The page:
Which Sports Therapy Techniques Your Physical Therapists Use Will Depend on the Injury

For example, an anterior cruciate ligament (ACL) tear is a common knee injury that often requires surgery and rehab. (4)
In fact, you may even do sports therapy before surgery to limit strength loss and speed recovery following surgery.
Recent research shows that patients with stronger quadriceps have faster, less painful recoveries. (5)
Following surgery, there’s a lot of scientific factors to consider, including:
  • Putting together a long-term strength training program
  • Deciding which exercises to use: opened-chained, close-chained, isolated, or functional?
  • Whether or not to target the knee cap with exercises
  • Identifying and treating weaknesses in surrounding muscle groups
  • Electrical stimulation to improve quadriceps strength
  • Blood flow restriction therapy
Ultimately, these are complicated concepts that require years of training to learn.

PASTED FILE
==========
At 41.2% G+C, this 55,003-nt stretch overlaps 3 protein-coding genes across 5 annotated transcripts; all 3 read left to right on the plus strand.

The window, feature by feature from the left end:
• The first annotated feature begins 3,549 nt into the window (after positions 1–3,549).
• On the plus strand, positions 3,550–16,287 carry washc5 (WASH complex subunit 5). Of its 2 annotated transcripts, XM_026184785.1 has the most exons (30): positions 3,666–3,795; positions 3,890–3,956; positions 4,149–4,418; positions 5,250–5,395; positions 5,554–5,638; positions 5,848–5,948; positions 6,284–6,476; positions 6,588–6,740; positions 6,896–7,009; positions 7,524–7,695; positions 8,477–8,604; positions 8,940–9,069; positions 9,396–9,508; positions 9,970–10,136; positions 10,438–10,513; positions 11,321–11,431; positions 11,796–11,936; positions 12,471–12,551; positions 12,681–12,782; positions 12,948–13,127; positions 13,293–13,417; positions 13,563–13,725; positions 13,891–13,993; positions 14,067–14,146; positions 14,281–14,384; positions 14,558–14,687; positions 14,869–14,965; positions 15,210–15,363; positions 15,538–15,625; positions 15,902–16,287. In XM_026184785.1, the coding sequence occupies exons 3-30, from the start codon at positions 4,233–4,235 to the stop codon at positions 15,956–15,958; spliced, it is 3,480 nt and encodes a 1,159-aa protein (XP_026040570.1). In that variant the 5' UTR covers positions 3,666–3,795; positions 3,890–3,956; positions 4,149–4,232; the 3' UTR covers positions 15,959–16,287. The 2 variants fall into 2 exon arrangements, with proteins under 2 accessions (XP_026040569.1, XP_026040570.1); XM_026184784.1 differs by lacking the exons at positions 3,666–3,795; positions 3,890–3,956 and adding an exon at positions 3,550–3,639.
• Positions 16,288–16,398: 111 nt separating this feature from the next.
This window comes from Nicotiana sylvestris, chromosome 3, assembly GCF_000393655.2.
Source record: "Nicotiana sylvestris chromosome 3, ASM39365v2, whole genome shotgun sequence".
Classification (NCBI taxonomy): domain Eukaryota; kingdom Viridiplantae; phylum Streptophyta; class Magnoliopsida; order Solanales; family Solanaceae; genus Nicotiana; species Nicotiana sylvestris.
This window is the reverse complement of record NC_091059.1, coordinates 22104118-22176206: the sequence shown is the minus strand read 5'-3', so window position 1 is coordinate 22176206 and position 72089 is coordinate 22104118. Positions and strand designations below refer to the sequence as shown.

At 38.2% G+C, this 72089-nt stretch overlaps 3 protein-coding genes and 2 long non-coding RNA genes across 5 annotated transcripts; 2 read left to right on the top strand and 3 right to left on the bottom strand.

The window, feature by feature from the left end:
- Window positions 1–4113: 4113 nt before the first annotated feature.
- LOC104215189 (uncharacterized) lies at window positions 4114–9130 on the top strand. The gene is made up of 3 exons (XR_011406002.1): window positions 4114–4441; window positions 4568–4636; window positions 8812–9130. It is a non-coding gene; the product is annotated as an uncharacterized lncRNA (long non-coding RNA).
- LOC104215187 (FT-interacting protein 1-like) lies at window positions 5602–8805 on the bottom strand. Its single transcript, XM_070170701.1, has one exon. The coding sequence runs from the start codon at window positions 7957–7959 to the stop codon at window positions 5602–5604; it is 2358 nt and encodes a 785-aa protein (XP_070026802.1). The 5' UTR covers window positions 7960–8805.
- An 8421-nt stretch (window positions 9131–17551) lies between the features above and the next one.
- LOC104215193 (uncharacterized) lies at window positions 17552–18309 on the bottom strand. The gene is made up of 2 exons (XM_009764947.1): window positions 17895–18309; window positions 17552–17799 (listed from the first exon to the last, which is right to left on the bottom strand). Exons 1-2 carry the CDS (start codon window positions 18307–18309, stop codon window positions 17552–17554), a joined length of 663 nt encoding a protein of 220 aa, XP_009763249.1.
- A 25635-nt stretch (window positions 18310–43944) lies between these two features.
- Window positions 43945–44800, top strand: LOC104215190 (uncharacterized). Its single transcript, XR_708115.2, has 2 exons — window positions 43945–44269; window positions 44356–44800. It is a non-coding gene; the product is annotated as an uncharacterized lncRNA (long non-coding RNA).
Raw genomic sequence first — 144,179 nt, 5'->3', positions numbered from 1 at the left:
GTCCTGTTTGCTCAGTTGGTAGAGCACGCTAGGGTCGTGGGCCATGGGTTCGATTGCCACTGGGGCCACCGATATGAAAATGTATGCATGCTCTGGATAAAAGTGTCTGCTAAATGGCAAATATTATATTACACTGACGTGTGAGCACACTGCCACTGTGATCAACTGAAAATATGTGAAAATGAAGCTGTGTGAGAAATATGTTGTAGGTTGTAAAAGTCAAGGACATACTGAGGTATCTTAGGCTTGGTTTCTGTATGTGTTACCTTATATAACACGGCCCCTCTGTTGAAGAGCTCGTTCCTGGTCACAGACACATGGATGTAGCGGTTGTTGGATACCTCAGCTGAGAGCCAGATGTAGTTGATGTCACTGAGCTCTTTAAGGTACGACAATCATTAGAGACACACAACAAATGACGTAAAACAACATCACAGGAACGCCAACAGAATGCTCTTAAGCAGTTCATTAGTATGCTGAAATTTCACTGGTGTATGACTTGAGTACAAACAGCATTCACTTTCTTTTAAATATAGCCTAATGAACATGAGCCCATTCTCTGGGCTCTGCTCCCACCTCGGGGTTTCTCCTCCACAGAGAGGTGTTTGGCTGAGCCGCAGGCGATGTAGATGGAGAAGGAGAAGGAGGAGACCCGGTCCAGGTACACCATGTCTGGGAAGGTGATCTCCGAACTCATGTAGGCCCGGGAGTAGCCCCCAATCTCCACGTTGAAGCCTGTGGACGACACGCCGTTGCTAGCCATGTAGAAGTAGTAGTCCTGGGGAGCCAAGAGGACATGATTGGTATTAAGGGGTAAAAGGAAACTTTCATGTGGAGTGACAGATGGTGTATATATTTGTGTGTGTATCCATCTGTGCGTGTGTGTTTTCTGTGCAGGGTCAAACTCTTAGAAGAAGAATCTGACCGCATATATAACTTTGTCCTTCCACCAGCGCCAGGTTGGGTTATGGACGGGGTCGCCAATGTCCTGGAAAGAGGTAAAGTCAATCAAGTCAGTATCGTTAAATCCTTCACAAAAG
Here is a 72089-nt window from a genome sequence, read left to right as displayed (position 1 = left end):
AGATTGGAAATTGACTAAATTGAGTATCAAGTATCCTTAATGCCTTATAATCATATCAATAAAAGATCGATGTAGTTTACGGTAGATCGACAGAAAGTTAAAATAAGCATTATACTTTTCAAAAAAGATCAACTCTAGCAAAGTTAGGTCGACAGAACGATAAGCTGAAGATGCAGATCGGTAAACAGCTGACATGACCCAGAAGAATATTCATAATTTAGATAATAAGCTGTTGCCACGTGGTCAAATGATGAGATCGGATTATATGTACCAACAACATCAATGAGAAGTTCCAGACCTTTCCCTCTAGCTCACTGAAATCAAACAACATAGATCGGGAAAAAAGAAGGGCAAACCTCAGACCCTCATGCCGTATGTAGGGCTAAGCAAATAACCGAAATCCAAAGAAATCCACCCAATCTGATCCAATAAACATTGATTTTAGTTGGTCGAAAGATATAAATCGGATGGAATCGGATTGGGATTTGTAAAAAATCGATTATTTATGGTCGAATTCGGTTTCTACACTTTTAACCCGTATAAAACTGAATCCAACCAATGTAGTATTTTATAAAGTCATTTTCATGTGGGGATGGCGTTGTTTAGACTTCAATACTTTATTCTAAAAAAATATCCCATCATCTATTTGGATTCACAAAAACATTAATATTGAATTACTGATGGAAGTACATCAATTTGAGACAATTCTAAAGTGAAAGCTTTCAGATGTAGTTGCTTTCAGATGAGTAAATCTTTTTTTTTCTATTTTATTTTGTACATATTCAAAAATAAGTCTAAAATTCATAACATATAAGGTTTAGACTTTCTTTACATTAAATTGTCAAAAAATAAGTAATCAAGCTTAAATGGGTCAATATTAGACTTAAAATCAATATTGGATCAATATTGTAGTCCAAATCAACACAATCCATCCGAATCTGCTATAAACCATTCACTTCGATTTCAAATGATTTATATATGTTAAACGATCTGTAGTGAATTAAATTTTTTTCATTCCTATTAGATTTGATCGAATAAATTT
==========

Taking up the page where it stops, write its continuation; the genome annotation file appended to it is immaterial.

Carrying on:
Poor sports therapy means longer recovery times and a higher risk of re-injury, so it’s definitely worth it to work with a professional.

Sports Injury Statistics

The most common sports injuries are sprains and strains.
More often than not, they occur in contact sports like football and basketball.
However, injuries are much less common in non-contact sports like running and swimming.
Unfortunately, if you’re a young male you’re much more likely to get a sports injury.
A recent study found that 8.6 million Americans ages 5 to 24 suffer a sports injury every year. (6)
That’s more than half of all sports injuries!
Roughly a third of those happen during organized team sports.
The lower body is more likely to get injured than the upper body because it bears weight.
If you have any more questions about sports therapy, feel free to contact us at Complete Care Health Centers.
We’re happy to answer any questions you may have.